When Lanny Friedlander assembled the first issues of Reason in a bedroom in his mother's house in 1968, he cobbled together magazines using Letraset press type, an IBM compositor typewriter, and a mimeograph machine. Subscription labels were hand-addressed. His budget was laughably small, but his choices were bold: The now-celebrated font Helvetica adorned the cover, and the look was heavily influenced by the spare, ultra-modern International Typographic Style. The result: A magazine that looked like it had been delivered via time machine.
Following in Friedlander's footsteps, we did the work in-house this time around, too, led by Art Director Joanna Andreasson. The choice to DIY our new look means that the design can continue to evolve as our needs change (and in response to your feedback!), and that Andreasson will be on hand as we improve the look and feel of other Reason properties as well.
As I explain in the new issue:
Our task, in redesigning Reason, was easier than Friedlander's in many ways. Every hour of every day, millions of robots scramble to assemble and label photos and images for us to choose from. Contacting photographers, artists, and writers in Johannesburg or Bangkok is only a moment's work. When we set out to choose our new typeface, Art Director Joanna Andreasson was afloat in a sea of typographic options.
Necessity is the mother of invention, but abundance can be too. In a world where nearly everyone was hungry all the time, Henry VIII's girth (and gout) were status symbols. But when everyone can feast on overstuffed steak burritos, the rich stay thin. For most of history, the only thing scarcer than printed matter was educated, free people with enough leisure time to fill those pricey pages. Reason is a child of plenty, and one response to profusion is to experiment with empty space. Not every inch of every page needs to be dense with data when printing is cheap and information is everywhere. Instead, the goal becomes finding ways to make the consumption of that novel information pleasing and memorable.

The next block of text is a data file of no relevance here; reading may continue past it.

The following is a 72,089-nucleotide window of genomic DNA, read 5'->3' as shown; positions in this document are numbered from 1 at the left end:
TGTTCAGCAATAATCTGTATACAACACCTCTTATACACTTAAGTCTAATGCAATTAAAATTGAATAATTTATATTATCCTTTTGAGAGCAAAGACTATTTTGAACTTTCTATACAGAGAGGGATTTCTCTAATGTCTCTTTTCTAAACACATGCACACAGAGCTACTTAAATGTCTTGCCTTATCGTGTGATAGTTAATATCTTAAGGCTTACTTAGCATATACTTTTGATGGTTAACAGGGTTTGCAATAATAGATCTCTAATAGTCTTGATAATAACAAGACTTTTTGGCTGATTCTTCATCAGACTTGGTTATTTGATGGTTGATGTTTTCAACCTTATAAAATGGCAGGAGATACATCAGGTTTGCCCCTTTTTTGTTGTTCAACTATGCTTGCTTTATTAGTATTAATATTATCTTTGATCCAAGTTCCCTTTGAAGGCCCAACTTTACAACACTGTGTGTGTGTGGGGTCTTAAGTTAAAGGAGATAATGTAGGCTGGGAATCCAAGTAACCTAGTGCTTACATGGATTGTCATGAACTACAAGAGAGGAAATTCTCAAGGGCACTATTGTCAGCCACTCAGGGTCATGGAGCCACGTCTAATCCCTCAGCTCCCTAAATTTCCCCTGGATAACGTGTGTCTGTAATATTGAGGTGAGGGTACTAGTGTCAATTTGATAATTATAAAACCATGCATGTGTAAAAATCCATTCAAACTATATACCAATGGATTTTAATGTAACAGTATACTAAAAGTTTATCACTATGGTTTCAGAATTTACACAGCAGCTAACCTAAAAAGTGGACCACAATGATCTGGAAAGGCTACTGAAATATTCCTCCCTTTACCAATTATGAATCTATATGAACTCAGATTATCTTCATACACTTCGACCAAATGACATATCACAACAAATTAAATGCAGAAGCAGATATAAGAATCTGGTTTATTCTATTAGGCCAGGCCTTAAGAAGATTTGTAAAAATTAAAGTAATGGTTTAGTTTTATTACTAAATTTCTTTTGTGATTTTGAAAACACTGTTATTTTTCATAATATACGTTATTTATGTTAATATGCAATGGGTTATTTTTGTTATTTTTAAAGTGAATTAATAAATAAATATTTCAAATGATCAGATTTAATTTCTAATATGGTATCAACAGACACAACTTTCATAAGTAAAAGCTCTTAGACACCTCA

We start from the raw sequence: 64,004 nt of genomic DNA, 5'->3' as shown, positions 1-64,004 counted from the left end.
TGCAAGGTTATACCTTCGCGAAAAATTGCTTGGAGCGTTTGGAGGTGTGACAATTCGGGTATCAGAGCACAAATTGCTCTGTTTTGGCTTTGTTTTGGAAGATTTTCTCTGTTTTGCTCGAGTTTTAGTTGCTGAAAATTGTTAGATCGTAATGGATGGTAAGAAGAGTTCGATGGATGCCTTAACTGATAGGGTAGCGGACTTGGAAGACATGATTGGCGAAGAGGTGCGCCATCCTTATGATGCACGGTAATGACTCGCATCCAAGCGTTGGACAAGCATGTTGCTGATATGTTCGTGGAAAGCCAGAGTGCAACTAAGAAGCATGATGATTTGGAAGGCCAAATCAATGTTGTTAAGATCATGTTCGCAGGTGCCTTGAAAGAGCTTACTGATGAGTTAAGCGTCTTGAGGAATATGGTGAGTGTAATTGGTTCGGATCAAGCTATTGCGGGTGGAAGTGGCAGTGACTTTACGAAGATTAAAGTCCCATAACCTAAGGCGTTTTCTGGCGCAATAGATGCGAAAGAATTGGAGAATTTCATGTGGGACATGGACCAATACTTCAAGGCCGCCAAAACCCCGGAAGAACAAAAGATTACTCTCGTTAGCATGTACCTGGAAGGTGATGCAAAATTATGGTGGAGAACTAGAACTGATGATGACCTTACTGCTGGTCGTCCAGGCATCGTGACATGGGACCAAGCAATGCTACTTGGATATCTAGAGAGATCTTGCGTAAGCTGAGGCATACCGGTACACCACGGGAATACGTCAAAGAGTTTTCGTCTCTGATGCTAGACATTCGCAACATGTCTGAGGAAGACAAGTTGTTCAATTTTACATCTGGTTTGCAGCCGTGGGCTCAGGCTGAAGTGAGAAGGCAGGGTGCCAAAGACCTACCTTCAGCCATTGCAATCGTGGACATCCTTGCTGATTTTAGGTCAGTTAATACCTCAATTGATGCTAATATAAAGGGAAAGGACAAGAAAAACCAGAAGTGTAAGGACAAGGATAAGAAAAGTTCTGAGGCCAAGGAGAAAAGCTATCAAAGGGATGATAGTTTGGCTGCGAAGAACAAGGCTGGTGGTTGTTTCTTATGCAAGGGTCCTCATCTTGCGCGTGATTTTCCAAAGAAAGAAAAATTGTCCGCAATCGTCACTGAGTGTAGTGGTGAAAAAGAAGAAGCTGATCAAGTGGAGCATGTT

On a practical level, in the print mag we've added new columnists and created perches for some of Reason's favorite writers: Former editor Virginia Postrel is returning to our pages with a history-focused column, plus economist Deirdre McCloskey, Free-Range Kids founder Lenore Skenazy, and Contributing Editor J.D. Tuccille. The redesign will also showcase more frequent contributions from our resident legal eagle Damon Root and drug policy aficionado Jacob Sullum, alongside new criminal justice reporter C.J. Ciaramella. We're moving away from the day-to-day news covered so ably here at reason.com and into content with a bit more staying power, appropriate for dead tree.